The film also makes the decision, which is near-inexplicable given its relatively short running time (The Hunger Games was 28 minutes longer, with a much smaller scope) to almost entirely excise Peter (Jimmy Pinchak) and Valentine (Abigail Breslin). Peter has lines in only a single scene, the ugly game of Formics and astronauts he and Ender play after Ender returns home from his fight with Stilson. And while Peter threatens to kill Ender in that scene, the movie’s sense of his sociopathy and genius is limited to Ender’s fretting in letters home to Valentine that he’s acted or thought like Peter. Without a true sense of Peter’s cruelty and the scope of his ambitions–the geopolitical concerns of the novel are entirely absent from the movie–Ender’s diminished too, becoming a child who’s exceptionally good at a game, rather than an astonishingly rare military genius, with adult moral capacity and culpability. And without Peter’s decision to bring out Valentine’s skills as a manipulator, her interactions with Ender are merely that of a loving sister and brother, rather than an adult and deeply shaded moral drama.

Perhaps most deadly to the arc, in the film, Ender knows that he will be leading an invading mission, rather than believing he is training to fight defensive battles, as he does in the book. “If we have them boxed in, why go to war?” Ender asks Graff on his trip to command school. “The purpose of this war is to prevent all future wars,” Graff explains. Perhaps Graff’s trying to invoke Ender’s old self-defense situations, but it certainly seems like Ender understands that the Formics are not on their way to Earth to try another invasion. And later, Ender asks his teacher at Command School, Mazer Rackham (Ben Kingsley), “They have not yet moved against us?” “No,” Mazer confirms for him bluntly. That Ender knows he’ll be commanding an invading force makes his agonized cry “I will bear the shame of this genocide forever!” (one of the clunkier bits of dialogue in a movie that’s captured very little of the slangy naturalism of the children’s conversations), once he’s told that what he thought was a simulation in which he destroyed the Formic planet was actually a real battle, a great deal less powerful. Would he not have struck such a decisive blow if he knew he was fighting the battles for real, given that he’d already gotten on board with leading an offensive campaign against the Formics?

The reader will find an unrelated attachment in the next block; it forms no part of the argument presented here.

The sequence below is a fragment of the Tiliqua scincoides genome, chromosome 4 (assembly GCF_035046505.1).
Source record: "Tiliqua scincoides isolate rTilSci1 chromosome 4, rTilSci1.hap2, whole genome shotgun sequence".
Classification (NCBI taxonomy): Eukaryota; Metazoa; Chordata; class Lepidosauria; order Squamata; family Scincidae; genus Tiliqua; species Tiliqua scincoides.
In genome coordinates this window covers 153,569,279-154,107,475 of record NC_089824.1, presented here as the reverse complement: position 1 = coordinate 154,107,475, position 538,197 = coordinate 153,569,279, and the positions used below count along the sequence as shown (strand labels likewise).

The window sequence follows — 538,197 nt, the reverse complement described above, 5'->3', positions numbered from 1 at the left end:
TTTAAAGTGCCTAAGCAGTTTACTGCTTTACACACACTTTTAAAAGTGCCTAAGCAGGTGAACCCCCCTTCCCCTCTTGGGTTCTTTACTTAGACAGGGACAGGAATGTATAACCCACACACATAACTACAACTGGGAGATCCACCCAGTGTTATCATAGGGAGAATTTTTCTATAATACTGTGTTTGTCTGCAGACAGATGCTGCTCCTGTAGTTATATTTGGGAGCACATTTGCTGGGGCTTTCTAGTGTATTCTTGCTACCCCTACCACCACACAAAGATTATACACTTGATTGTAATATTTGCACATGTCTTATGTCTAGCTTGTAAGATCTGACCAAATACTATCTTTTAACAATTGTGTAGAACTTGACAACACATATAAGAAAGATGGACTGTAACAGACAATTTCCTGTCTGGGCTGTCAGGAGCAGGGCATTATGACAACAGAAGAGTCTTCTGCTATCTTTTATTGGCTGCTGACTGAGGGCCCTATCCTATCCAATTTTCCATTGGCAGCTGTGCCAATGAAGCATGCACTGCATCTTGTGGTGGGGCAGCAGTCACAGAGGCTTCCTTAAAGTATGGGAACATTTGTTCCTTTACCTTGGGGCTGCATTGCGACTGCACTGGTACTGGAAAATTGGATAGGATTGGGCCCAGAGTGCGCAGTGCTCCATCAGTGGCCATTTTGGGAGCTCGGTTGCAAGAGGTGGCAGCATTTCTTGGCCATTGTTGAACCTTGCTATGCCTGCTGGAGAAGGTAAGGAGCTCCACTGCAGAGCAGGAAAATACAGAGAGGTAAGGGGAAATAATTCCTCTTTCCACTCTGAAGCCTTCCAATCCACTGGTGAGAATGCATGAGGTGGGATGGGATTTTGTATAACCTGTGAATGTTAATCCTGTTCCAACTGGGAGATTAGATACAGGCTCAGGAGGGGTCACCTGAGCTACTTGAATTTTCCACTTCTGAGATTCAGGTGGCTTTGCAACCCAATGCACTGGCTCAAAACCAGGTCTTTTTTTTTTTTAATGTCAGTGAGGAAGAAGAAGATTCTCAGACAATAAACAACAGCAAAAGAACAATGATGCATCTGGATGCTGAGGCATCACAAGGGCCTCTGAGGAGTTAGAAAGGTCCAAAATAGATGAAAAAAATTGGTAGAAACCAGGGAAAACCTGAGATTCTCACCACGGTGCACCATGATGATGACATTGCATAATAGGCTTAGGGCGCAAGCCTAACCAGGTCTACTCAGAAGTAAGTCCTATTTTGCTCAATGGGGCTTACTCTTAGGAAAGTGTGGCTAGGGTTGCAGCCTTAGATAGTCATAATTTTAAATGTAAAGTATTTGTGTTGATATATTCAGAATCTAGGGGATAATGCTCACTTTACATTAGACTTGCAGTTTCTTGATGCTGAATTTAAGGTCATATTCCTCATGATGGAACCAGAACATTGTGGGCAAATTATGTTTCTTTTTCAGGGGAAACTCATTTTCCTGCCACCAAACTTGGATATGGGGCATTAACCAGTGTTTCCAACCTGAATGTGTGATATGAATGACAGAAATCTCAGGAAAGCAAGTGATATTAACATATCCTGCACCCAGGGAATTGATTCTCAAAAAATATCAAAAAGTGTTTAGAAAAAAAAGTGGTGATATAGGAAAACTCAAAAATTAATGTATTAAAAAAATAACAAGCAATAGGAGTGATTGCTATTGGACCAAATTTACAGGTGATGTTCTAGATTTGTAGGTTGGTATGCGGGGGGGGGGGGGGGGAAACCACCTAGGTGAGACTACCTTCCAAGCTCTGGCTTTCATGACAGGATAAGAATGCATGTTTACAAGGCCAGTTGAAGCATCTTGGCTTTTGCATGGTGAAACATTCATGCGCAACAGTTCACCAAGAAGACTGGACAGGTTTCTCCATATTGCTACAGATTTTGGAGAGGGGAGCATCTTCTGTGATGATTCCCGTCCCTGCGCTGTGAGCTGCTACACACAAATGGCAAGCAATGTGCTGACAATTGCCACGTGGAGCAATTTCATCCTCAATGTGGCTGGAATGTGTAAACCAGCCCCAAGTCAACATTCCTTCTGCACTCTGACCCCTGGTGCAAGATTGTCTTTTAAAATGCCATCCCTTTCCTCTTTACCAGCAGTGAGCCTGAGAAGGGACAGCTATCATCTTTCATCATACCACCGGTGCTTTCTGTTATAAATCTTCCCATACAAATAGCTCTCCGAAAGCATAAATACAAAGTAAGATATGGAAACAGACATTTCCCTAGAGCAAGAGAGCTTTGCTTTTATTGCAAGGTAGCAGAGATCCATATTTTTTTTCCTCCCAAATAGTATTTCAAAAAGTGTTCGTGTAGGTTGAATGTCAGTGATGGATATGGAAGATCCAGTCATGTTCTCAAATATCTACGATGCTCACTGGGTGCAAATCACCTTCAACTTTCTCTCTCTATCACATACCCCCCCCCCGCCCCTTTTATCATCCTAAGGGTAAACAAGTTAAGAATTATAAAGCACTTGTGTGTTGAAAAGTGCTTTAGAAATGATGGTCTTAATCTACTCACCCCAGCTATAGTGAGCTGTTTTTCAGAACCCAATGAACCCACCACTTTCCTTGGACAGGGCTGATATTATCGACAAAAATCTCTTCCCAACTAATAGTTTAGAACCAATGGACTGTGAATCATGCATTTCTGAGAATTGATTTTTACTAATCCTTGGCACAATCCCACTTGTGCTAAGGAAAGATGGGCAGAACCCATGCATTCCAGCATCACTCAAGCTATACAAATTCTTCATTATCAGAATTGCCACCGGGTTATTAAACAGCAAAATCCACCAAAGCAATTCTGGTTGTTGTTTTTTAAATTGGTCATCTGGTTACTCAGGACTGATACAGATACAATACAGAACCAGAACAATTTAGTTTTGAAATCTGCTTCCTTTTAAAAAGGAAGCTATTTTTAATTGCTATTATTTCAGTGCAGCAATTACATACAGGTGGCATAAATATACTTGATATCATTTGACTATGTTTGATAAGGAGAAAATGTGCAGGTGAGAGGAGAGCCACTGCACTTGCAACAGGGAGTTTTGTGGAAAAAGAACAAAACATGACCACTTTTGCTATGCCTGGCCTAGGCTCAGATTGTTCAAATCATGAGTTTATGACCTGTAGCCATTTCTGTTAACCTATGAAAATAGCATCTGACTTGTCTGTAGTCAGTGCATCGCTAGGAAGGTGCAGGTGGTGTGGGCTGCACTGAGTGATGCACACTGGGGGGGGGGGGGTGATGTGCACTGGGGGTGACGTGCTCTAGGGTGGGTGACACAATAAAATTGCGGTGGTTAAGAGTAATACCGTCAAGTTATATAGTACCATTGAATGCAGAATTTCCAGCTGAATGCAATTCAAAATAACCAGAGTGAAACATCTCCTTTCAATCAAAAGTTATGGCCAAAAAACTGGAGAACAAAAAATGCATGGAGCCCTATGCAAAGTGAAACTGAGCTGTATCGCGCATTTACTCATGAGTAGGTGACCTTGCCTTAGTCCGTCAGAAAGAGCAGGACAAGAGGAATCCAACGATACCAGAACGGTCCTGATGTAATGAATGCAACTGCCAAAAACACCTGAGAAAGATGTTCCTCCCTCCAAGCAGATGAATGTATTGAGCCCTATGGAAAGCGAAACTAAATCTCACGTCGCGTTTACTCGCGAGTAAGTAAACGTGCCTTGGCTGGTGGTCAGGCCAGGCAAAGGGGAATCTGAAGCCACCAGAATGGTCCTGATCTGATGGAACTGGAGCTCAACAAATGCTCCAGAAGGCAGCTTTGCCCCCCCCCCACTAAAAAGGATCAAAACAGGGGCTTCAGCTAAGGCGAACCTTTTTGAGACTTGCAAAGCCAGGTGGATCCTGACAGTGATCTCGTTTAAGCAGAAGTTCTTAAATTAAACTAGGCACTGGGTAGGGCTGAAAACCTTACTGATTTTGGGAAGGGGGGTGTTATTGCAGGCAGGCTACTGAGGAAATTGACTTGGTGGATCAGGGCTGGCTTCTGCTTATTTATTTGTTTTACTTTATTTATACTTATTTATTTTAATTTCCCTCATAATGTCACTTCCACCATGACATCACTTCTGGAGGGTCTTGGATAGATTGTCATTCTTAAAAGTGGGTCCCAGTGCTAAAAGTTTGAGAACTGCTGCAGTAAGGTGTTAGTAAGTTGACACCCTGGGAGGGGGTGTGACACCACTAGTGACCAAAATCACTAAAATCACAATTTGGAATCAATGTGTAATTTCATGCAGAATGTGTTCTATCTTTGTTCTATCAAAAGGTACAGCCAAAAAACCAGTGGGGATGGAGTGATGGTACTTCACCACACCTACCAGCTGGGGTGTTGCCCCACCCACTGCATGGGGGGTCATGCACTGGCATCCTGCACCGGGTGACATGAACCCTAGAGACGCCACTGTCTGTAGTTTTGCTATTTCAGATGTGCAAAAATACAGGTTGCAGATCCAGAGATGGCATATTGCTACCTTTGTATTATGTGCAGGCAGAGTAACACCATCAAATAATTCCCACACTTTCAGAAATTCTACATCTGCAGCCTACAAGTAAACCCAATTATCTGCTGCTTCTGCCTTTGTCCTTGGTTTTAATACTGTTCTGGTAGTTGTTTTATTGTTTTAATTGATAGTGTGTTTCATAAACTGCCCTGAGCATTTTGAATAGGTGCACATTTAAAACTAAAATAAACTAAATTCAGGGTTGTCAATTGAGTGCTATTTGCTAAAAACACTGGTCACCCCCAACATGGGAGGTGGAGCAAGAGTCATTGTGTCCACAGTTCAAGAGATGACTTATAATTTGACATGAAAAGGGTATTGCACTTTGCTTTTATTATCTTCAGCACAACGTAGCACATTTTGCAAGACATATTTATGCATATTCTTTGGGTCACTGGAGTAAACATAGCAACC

Even Ender’s realization that the troops he sent into battle to be killed were real, a significant part of his stunned despair in the novel, is muted here by the regular use of drones in the Command School fights. Maybe Hood and company were simply riding out what appeared this summer to be a Hollywood-wide fascination with the use of drones. But given the constellation of other choices the film makes, the use of drones contributes to the diminution of Ender’s culpability.

The film has another significant problem, too, and one that would have been harder to avoid. A movie shooting schedule doesn’t allow for the child actors to age, compressing the action of the novel into a much shorter time period, and eliminating the sense of physical exhaustion and emotional strain that permeates the novel. Ender’s classmates, including Petra (Hailee Steinfeld), Bean (Aramis Knight) and Alai (Suraj Partha) are present, but the compressed timeframe and run time means that their friendships have almost no oxygen to breath in the shifts from peers, to teacher and students, to rivals, and finally to colleagues that’s present in the book. We also don’t get to see him grow as a strategist, and to see the broadening gap between his talents and those of his peers. And Ender discovers the Formic queen in the immediate aftermath of his destruction of her homeworld, a choice driven by the elimination of the colonization plot that also takes away the shifts in public opinion and the World War that rendered Ender an exile.

Hood tries very hard to generate sobriety and scope with dialogue that’s had lead weights attached at the heels, and the performance he generates from his actors, including the mercurial Ford, are uniformly strong. But these workarounds can’t avoid the end result: Hood’s still taken a story that was grand and terrible when it was the size of a fat paperback and made it look much smaller, even on a giant screen.